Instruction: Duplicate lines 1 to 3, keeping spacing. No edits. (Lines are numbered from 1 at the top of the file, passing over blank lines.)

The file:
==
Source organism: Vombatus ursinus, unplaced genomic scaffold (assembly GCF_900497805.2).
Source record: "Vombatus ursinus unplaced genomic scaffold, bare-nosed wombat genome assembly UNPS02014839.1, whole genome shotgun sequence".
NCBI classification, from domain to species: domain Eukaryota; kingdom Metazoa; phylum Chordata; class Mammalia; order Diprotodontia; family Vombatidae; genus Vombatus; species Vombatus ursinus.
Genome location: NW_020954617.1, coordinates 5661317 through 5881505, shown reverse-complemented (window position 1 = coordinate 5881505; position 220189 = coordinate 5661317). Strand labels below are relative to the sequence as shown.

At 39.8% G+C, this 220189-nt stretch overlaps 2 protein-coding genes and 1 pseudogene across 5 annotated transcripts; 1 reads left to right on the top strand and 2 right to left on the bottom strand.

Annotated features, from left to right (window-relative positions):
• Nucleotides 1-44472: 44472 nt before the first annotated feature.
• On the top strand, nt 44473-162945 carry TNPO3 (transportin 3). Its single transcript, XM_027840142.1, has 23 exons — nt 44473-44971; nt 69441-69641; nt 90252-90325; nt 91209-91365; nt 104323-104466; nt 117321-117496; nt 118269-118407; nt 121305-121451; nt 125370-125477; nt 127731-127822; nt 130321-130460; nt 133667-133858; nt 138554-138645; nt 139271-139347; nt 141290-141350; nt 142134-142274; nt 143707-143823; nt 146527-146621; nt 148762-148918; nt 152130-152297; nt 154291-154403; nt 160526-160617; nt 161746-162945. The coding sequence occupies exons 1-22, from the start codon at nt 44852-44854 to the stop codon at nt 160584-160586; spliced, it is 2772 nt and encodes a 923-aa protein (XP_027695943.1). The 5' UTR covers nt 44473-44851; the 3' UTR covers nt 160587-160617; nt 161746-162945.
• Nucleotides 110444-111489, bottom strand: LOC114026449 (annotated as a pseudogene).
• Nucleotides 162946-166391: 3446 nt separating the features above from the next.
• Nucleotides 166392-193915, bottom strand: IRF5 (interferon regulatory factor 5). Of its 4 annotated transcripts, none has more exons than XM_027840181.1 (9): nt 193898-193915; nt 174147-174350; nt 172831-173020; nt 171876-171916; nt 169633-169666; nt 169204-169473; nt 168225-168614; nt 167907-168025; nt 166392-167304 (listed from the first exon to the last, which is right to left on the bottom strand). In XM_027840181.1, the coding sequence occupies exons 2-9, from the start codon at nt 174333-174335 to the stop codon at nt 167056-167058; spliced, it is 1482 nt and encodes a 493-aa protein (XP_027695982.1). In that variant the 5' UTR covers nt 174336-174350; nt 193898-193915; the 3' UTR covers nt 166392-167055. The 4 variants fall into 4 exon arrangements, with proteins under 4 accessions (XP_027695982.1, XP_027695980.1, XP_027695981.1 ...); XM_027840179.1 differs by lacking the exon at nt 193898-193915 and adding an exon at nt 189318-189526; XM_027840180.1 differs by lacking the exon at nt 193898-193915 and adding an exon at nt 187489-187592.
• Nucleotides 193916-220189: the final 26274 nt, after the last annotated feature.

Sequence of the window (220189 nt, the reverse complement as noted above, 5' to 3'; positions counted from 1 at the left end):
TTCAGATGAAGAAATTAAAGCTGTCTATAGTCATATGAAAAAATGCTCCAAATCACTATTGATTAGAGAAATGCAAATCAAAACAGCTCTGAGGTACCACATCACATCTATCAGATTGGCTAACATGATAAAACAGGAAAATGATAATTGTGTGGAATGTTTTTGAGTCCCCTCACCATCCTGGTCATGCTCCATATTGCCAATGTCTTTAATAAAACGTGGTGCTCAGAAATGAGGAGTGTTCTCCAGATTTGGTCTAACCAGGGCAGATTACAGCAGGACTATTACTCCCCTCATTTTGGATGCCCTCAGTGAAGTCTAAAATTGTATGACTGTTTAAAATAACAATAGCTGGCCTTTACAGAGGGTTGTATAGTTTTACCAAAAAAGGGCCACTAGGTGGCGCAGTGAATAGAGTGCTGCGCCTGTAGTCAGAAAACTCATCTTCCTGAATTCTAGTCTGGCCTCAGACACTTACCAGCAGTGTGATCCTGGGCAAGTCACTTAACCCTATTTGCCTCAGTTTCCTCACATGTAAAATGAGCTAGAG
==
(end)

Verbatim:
Source organism: Vombatus ursinus, unplaced genomic scaffold (assembly GCF_900497805.2).
Source record: "Vombatus ursinus unplaced genomic scaffold, bare-nosed wombat genome assembly UNPS02014839.1, whole genome shotgun sequence".
NCBI classification, from domain to species: domain Eukaryota; kingdom Metazoa; phylum Chordata; class Mammalia; order Diprotodontia; family Vombatidae; genus Vombatus; species Vombatus ursinus.